Image courtesy of Sam Greenhalgh via Flickr (2.0)
So far in the series, we’ve discussed three things you should do and one you shouldn’t in order to read faster. Here are a couple more things to avoid.
Have you ever caught yourself pronouncing words quietly in your head while reading a text?
This habit of saying words in our mind as we read them is called sub-vocalising.
When we first begin to learn to read as children, we do so by saying words out aloud. This practice improves both comprehension and diction. As we grow older, we learn to be silent while reading, but the habit of pronouncing words one by one sort of stays with us. The difference, of course, is that by then it’s all done in our head.
There’s no doubt that vocalising text helps comprehension, but it also slows us down terribly, so it’s best to kick the habit. One effective way to overcome this is to move the pointer faster than the speed at which you hear words in your mind.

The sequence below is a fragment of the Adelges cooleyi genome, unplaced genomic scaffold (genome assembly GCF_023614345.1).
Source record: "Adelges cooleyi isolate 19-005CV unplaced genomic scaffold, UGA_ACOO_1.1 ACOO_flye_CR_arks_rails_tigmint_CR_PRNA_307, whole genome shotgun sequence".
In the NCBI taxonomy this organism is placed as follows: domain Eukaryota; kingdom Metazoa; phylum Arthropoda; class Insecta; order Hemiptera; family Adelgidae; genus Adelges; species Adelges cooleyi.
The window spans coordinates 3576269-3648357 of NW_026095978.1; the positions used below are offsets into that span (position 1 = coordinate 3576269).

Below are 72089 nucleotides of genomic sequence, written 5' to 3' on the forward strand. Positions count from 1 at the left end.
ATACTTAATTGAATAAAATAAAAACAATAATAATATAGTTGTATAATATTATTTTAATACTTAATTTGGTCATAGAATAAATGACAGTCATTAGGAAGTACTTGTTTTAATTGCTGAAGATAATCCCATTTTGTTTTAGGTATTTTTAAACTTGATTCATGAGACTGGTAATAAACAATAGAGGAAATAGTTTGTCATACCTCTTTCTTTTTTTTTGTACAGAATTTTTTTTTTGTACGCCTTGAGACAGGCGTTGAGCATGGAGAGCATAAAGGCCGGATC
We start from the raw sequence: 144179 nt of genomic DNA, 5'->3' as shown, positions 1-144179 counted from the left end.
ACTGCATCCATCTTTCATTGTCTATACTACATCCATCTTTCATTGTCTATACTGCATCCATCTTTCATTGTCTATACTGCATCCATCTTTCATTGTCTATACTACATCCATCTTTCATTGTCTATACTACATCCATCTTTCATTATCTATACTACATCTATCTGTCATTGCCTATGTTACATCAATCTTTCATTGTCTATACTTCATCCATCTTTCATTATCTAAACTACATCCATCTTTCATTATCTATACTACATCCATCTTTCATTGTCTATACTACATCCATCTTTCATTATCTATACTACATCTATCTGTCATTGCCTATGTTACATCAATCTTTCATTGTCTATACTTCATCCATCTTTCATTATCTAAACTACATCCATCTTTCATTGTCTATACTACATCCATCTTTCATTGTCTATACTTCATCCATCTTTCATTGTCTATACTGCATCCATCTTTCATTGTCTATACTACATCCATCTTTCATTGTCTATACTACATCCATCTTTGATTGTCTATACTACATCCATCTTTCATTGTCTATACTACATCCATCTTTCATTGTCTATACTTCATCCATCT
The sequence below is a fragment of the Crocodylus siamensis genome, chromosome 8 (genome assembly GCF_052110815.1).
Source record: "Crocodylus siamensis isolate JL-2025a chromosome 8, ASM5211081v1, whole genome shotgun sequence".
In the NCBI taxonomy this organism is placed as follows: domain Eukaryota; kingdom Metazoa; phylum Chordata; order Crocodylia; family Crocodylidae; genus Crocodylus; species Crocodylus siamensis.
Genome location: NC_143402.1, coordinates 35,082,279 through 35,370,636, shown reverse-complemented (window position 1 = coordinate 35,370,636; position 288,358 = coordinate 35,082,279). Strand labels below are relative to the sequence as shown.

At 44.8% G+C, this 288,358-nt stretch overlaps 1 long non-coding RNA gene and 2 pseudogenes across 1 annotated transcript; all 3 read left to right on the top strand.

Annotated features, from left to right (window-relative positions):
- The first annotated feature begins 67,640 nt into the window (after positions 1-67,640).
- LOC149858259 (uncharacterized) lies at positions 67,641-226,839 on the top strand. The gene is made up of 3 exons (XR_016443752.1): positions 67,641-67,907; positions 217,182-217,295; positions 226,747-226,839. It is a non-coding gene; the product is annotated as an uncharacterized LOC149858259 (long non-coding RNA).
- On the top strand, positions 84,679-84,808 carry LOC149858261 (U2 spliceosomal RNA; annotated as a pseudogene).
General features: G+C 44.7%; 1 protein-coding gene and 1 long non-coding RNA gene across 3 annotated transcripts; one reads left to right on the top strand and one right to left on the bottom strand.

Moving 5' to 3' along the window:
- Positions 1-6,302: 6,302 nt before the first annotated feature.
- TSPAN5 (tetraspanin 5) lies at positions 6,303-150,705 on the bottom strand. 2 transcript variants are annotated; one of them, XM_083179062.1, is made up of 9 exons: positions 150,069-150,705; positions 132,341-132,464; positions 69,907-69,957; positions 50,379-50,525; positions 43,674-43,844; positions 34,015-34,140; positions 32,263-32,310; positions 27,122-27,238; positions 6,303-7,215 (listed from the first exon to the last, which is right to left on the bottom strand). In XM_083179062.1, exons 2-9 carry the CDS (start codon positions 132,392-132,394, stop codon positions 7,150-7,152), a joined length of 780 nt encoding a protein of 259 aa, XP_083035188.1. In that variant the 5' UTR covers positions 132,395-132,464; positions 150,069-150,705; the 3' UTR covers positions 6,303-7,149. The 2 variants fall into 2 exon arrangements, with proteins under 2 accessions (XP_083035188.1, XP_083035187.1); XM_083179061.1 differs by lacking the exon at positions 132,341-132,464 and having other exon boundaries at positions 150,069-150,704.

Don’t re-read everything
Do you sometimes go back to a sentence you’ve just read and double-check to see if you’ve understood it correctly?
Don’t worry if the answer is ‘yes’, you’re not alone here.
When doing a reading exercise, however, fight the urge to re-read, because it may be a total waste of time. Instead, wait till you finish reading an entire section before you choose whether or not to go back to a sentence.
You’ll find that reading some more of the text can help you understand without having to re-read that first sentence.
Remember to follow these dos and don’ts, and you should be able to read faster with better comprehension.